Use this URL to cite or link to this record in EThOS: http://ethos.bl.uk/OrderDetails.do?uin=uk.bl.ethos.594826
Title: A cross-species microarray and systems approach to investigate aroma and stress response with tea and Arabidopsis
Author: Marshall, Alexandra Ahrens
Awarding Body: University of Nottingham
Current Institution: University of Nottingham
Date of Award: 2011
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Abstract:
Tea (Ozmellia sinensis) aroma is tmderpinned by two stresses, withering and wounding, which are part of the tea manufacturing process. A cross-species approach has been employed, where the tea DNA was hybridised to the Affymetrix ATHI chip, which extended coverage beyond Unilever's 3()(X) tea-gene rnicroarray to a potentia118,509 probes. This filter was then used for subsequent microarray analyses of both a factory trial. and a more robust laboratory trial. The observed changes in gene expression were consistent with the stress responses, adding confidence to the cross-species approach. The same RNA samples were used on the Unilever Agilent microarray as a comparison, and found that both platforms followed a similar trend, though there were too many ambiguities to draw firm conclusions. Arabidopsis drought and wounding microarray datasets were analysed and compared with the tea data, revealing a set of 90 core genes both conserved between species and common to the two stresses. The mapping of the microarray data onto KEGG pathways was informative in terms of aroma metabolism, however this was limited. This prompted the merging of Arabidopsis protein interaction, gene regulatory, coexpression and metabolic networks as a way to increase our understanding of the interactions taking place in Arabidopsis and tea. Firstly, a network was filtered based on the sets of core genes. This revealed that in Arabidopsis the lipoxygenase path• way (to hexenol and jasmonate) and 4-cownerate ligase (of phenylpropanoid pathway) appear to be regulated by the same mechanism, as they have well correlated coexpression across NASCArrays. Their high-level expression in tea suggests they may be coregulated in this plant as well. Other aspects of stress mediated gene regulation and cell Signalling were also uncovered. The merged network was also filtered for genes with GO-terms for "response to stress" and "aroma metabolism", and revealed further connections between parts of the processes linking stress with aroma metabolism. nus PhD has used transcriptomics linked with network biology as a way for us to understand tea withering and wounding, and generated a resource for further investigation of the links between stress and tea metabolism. This could be applied to flavour, colour and the stimulatory effects of tea.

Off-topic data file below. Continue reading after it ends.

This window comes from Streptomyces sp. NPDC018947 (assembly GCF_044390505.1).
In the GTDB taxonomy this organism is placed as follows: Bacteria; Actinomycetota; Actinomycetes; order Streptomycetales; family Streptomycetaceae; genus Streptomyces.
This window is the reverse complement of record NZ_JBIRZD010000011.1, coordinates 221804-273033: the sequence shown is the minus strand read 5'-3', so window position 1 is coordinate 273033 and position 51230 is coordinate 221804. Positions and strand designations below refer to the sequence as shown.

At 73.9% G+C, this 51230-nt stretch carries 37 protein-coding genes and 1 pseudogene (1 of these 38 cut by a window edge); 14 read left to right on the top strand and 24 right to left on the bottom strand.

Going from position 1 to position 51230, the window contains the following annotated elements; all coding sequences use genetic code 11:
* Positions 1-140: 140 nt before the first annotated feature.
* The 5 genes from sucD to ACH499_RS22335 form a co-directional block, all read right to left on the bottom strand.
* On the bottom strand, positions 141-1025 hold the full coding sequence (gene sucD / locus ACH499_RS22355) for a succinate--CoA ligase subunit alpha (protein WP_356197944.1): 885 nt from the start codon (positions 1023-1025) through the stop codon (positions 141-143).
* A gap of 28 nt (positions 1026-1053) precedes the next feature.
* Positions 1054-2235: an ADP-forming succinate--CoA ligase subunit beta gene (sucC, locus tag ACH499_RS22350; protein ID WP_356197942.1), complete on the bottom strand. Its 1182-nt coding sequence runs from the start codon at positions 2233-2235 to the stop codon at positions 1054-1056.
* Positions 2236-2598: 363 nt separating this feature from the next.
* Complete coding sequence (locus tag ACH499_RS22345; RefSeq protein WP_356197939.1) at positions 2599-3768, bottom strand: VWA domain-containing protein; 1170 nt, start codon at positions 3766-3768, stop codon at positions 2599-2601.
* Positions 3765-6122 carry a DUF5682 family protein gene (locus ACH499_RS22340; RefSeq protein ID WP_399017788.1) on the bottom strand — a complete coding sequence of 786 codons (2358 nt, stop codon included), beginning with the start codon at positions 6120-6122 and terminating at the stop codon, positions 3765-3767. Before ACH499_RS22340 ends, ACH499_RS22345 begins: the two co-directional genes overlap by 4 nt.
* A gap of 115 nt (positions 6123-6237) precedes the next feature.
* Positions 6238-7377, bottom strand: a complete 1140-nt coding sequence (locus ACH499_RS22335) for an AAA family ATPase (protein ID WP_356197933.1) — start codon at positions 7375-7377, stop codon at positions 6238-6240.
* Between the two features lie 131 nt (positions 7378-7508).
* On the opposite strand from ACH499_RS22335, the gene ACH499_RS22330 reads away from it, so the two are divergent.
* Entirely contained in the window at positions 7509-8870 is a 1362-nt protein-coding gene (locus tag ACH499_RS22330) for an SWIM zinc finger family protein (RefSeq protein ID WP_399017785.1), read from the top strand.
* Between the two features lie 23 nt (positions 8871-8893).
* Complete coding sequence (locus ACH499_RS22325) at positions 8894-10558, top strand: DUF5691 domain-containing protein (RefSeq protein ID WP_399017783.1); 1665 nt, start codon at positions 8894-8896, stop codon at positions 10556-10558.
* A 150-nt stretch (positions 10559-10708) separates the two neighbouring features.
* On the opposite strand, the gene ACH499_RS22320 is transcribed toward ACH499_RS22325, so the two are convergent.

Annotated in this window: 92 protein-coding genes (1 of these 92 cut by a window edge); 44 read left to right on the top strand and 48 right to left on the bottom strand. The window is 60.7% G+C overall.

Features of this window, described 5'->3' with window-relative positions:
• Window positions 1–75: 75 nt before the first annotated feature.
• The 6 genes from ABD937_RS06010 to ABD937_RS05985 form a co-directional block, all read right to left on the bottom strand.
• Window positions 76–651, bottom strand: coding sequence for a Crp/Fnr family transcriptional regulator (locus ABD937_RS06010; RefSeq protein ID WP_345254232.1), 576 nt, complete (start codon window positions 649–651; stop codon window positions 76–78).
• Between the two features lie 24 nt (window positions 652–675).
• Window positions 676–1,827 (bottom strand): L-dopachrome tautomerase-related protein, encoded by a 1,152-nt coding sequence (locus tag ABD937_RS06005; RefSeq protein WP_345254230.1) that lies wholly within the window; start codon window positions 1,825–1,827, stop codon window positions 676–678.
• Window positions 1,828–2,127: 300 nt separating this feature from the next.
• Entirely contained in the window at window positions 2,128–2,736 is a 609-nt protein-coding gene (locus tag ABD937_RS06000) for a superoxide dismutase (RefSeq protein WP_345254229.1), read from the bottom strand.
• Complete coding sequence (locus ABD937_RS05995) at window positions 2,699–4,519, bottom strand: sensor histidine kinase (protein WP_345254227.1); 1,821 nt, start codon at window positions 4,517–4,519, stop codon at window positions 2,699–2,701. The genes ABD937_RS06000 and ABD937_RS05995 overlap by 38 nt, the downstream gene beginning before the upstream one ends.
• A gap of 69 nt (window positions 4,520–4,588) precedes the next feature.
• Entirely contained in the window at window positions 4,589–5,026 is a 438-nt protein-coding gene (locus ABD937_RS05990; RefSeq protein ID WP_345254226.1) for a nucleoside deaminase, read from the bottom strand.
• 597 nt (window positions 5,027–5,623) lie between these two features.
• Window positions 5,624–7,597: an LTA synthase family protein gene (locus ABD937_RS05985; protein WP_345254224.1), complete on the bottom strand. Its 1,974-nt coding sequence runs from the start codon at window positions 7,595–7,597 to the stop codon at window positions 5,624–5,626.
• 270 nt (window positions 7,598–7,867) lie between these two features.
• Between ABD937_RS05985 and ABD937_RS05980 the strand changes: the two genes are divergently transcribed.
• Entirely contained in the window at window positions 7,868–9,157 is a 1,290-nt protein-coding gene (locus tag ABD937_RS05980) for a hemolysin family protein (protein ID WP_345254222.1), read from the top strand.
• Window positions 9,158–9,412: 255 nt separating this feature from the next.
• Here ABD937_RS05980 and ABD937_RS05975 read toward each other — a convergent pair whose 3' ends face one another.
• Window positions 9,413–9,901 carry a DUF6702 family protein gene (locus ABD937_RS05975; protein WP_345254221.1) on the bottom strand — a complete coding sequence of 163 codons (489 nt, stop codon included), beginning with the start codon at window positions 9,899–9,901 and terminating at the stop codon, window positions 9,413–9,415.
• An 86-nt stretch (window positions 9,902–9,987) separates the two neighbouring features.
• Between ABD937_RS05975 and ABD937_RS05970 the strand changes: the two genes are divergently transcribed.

Supervisor: Not available Sponsor: Not available
Qualification Name: Thesis (Ph.D.) Qualification Level: Doctoral
EThOS ID: uk.bl.ethos.594826  DOI: Not available
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